When you walk into Jim’s Pharmacy in Dadeville, Alabama, you will find all the staples people have come to know with a community pharmacy. Shelves lined with various goods for sale, a selection of over-the-counter medications and a pharmacist behind the counter waiting to fill your prescription.
A closer look, however, shows a much more sophisticated health care operation that is becoming more common in rural and underserved areas where the pharmacist is the most accessible healthcare provider.
Along with conventional pharmacy services, Jim’s offers medication adherence counseling, medication therapy management, compounding, health screenings, Medicare open enrollment assistance, vaccinations and immunizations.
Thanks to a new program by Harrison School of Pharmacy faculty member Dr. Salisa Westrick, titled “Enhancing Implementation of Immunization Practice Standards Among Independently Owned Community Pharmacies,” pharmacies like Jim’s across the country will be better prepared to handle those potentially life-saving immunizations.
“Programs like Dr. Westrick’s are very important in helping us improve the treatment for our patients and reduce diseases with something like an immunization,” said owner Jim Clanton, a member of the Harrison School of Pharmacy Class of 1985. “We have a large population of people that do not have easy access to a doctor and making the trip for something as easy as a flu shot can be burdensome at times. These kinds of programs help us as pharmacists be more clinical in nature and provide better care for our patients.”
The program is supported by nearly $1 million over five years by the Centers for Disease Control and Prevention. As part of the project, Westrick will work with Dr. David Ha, an infectious disease expert at the Keck Graduate Institute, and the National Community Pharmacists Association (NCPA) Innovation Center to deliver a comprehensive program that seeks to improve pharmacy personnel knowledge related to immunization practice standards and reduce implementation barriers.
“Community pharmacists are increasingly accepted as immunization providers by patients, physicians and national organizations and continue to assist in the efforts to increase immunization rates,” said Westrick, Sterling Professor and department head in Health Outcomes Research and Policy. “As pharmacists become more engaged in immunization activities, it is critical for pharmacists to coordinate, collaborate and communicate with other healthcare providers and public health programs. Awareness of, as well as adherence to, the current standards and recommendations become greatly important.”
The program focuses on independent pharmacies, which make up nearly 40 percent of community pharmacies and are often located in population areas of 50,000 or less. The independent community pharmacies are a vital lifeline for people in these areas and providing access to vaccinations could be life-saving.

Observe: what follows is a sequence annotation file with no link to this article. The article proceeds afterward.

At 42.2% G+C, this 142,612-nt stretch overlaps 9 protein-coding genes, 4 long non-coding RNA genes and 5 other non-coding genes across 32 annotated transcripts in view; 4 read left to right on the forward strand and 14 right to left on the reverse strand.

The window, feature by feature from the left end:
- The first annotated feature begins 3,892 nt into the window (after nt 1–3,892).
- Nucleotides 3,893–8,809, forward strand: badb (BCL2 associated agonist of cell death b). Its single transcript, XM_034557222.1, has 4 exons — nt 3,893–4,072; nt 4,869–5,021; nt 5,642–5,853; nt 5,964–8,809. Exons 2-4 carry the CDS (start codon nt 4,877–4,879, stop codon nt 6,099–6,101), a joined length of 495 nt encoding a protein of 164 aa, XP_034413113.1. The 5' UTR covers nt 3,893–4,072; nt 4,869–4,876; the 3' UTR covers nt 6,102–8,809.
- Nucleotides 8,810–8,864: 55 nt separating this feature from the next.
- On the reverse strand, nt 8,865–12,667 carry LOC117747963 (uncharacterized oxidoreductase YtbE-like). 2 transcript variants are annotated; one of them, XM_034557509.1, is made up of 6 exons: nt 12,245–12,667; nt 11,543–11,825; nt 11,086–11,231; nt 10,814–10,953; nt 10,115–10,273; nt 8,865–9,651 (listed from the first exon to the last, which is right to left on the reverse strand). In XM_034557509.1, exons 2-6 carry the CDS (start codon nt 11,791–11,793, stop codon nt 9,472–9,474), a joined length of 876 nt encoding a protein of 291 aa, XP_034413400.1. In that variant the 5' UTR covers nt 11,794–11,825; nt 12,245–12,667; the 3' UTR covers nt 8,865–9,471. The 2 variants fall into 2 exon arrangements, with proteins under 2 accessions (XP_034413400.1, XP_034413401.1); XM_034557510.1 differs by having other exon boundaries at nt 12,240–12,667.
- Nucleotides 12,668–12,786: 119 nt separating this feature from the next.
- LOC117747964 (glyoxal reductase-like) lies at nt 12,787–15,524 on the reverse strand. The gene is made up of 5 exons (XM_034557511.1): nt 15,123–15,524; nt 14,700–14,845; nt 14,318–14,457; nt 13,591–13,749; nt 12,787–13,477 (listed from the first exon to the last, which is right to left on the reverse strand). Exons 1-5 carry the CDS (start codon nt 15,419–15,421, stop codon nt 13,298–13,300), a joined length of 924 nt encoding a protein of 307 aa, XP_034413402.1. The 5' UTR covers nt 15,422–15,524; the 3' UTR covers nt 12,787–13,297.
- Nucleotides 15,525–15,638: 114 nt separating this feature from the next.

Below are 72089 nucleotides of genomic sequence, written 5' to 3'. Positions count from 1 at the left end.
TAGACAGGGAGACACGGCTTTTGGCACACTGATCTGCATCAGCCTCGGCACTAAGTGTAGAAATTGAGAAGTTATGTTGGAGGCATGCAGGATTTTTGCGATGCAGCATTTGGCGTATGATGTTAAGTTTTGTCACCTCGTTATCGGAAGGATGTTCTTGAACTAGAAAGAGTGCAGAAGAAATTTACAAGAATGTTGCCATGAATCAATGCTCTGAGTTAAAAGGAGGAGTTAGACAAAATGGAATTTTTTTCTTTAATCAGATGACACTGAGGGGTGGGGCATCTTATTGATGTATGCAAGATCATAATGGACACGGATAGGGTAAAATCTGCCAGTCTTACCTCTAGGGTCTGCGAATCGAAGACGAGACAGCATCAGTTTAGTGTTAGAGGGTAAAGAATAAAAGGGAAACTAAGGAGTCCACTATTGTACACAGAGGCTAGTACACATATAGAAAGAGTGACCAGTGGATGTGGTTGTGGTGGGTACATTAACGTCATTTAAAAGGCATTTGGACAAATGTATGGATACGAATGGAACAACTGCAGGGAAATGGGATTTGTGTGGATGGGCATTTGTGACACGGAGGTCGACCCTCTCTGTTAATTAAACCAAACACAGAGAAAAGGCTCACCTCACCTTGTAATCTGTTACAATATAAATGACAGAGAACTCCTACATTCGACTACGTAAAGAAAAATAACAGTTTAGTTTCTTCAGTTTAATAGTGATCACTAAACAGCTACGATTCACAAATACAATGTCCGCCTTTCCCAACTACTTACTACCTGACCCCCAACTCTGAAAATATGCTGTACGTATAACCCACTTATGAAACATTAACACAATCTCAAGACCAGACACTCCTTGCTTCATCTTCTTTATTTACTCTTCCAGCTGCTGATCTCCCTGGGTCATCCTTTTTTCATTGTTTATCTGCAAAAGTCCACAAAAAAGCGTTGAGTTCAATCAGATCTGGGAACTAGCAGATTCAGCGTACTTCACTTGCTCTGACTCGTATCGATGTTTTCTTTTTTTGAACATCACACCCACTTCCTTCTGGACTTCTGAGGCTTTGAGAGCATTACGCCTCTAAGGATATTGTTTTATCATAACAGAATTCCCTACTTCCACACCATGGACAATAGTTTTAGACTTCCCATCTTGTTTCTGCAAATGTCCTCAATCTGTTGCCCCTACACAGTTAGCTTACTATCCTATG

“This segment of community pharmacies oftentimes has limited organizational resources to help stay up-to-date regarding Advisory Committee on Immunization Practices (ACIP) recommendations and immunization reporting practices,” said Westrick. “Our approach is to train pharmacy personnel, including pharmacists and technicians, to ensure successful implementation of immunization standards.”
With the project, Westrick and her team are charged with developing new and innovative education programs for pharmacists that ultimately improve vaccination processes and standards and potentially save lives through increased vaccination rates.
The program will deliver education to pharmacy personnel in an effort to fulfill four key objectives:
1. Awareness of and adherence to current Advisory Committee on Immunization Practices recommendations
2. Implementation of proper administration, storage and handling of vaccines
3. Implementation of immunization practice standards, including documentation of vaccines administered in the state or local immunization information system (IIS) and transfer of vaccination records to other health care providers
4. Development and implementation of plans to promote pandemic vaccination preparedness activities
“I have been working in the area of pharmacy-based immunization services since the early 2000s. I am proud of our profession — we have made great strides in the area of immunization services and it is evident that pharmacists play an integral role in public health,” said Westrick. “The training programs that will be developed will further equip pharmacists and pharmacy technicians with knowledge and skills to continue to provide the best care for their patients, to communicate with other healthcare providers and to serve as a key public health partner in the area of emergency preparedness and response.”
Working with the NCPA, the first year of the project includes a survey of community pharmacists regarding their current immunization practices and their participation in emergency preparedness responses at their local, state and federal levels. Once complete, the data will be used to create immunization training programs. Over the course of the project, training will be offered in online home study, live webinars, live sessions at NCPA meetings and continuing education articles.
By improving education and training in the immunization process, Westrick’s program can improve access to healthcare for those who need it most and make a difference in lives across the country.